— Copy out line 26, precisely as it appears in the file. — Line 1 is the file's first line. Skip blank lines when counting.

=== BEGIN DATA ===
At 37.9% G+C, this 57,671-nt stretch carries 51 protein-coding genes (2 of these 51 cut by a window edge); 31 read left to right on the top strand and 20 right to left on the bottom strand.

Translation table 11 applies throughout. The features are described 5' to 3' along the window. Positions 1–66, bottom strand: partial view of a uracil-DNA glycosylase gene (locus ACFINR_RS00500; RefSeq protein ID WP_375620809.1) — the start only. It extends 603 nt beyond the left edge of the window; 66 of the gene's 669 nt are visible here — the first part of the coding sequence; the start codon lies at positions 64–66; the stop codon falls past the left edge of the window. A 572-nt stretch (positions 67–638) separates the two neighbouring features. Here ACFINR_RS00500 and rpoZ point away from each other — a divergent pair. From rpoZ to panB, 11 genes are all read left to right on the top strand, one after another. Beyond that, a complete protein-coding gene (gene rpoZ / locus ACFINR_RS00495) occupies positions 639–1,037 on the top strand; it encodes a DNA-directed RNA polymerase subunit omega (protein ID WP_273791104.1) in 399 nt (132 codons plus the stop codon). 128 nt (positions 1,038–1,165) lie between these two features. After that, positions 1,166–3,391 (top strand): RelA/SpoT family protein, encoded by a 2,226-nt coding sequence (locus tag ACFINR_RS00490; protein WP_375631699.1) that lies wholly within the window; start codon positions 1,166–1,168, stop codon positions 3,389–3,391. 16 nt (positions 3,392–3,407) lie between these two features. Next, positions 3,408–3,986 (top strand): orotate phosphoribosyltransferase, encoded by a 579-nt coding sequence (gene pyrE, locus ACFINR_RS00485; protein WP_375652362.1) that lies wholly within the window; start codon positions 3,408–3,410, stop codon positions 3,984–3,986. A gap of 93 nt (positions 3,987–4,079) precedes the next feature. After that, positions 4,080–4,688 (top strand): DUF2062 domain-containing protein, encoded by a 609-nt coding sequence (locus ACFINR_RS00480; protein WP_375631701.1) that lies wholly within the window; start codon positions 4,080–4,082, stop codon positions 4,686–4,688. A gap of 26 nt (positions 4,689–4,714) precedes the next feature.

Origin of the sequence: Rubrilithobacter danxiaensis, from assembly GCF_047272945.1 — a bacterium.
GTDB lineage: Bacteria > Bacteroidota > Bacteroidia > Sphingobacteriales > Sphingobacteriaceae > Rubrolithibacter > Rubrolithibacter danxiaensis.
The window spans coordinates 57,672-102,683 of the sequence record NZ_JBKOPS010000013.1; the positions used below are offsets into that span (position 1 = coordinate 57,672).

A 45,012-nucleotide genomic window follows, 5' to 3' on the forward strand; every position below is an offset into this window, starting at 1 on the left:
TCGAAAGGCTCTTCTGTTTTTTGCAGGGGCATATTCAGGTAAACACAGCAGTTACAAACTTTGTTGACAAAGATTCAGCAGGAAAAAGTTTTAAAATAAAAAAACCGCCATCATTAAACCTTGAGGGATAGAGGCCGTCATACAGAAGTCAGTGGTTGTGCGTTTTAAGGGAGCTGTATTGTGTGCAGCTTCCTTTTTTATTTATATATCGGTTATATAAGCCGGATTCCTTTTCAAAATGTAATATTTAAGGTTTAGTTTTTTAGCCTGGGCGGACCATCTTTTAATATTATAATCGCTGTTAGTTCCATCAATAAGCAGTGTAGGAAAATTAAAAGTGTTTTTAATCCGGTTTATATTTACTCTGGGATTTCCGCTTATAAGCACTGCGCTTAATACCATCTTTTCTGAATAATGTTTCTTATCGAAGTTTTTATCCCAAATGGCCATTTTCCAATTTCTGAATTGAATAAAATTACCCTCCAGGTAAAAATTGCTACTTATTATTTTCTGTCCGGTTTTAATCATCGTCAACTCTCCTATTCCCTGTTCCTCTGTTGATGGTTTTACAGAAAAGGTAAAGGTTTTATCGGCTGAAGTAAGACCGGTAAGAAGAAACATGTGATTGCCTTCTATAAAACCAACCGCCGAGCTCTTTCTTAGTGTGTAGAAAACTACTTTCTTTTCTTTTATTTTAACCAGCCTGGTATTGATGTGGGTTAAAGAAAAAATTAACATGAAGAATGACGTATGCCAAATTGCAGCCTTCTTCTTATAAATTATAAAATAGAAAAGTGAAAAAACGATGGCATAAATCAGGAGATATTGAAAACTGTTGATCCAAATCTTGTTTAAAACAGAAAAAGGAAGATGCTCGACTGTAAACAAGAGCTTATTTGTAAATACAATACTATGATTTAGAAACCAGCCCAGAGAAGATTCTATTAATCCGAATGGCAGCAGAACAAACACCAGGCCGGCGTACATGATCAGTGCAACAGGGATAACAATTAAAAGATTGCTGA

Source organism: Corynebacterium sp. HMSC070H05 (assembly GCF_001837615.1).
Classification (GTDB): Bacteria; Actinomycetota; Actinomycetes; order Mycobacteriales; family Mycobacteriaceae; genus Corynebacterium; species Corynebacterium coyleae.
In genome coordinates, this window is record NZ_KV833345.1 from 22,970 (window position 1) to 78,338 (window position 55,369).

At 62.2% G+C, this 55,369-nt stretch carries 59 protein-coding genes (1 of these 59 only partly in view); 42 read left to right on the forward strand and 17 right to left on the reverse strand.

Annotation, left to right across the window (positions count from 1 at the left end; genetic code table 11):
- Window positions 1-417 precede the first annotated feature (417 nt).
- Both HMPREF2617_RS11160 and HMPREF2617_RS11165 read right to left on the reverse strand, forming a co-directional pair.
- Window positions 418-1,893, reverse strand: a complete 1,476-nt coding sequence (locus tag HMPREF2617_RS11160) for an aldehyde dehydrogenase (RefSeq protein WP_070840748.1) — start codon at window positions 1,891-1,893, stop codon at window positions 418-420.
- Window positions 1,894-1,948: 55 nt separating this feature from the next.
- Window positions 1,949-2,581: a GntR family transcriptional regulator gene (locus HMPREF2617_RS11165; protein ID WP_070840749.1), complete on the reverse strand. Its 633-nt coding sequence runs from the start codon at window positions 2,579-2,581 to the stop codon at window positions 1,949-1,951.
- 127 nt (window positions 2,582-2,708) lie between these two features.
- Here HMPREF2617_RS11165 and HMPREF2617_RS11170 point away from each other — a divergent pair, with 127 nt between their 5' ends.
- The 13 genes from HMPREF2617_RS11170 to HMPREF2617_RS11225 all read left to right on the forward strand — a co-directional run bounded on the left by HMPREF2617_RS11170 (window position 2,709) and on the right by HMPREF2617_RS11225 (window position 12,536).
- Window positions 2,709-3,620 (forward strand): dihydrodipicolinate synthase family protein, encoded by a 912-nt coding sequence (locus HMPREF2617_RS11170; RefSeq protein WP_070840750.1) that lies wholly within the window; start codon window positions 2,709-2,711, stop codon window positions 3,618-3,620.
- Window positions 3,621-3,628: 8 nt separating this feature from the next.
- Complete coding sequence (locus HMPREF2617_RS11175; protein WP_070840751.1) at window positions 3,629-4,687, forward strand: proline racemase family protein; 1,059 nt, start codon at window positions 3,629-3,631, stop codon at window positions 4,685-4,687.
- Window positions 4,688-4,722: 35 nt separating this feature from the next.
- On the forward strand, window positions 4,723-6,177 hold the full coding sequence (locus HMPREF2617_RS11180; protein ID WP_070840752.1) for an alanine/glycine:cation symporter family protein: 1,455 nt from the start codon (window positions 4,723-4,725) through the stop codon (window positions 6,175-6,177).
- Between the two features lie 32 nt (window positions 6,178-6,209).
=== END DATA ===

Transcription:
- Between the two features lie 32 nt (window positions 6,178-6,209).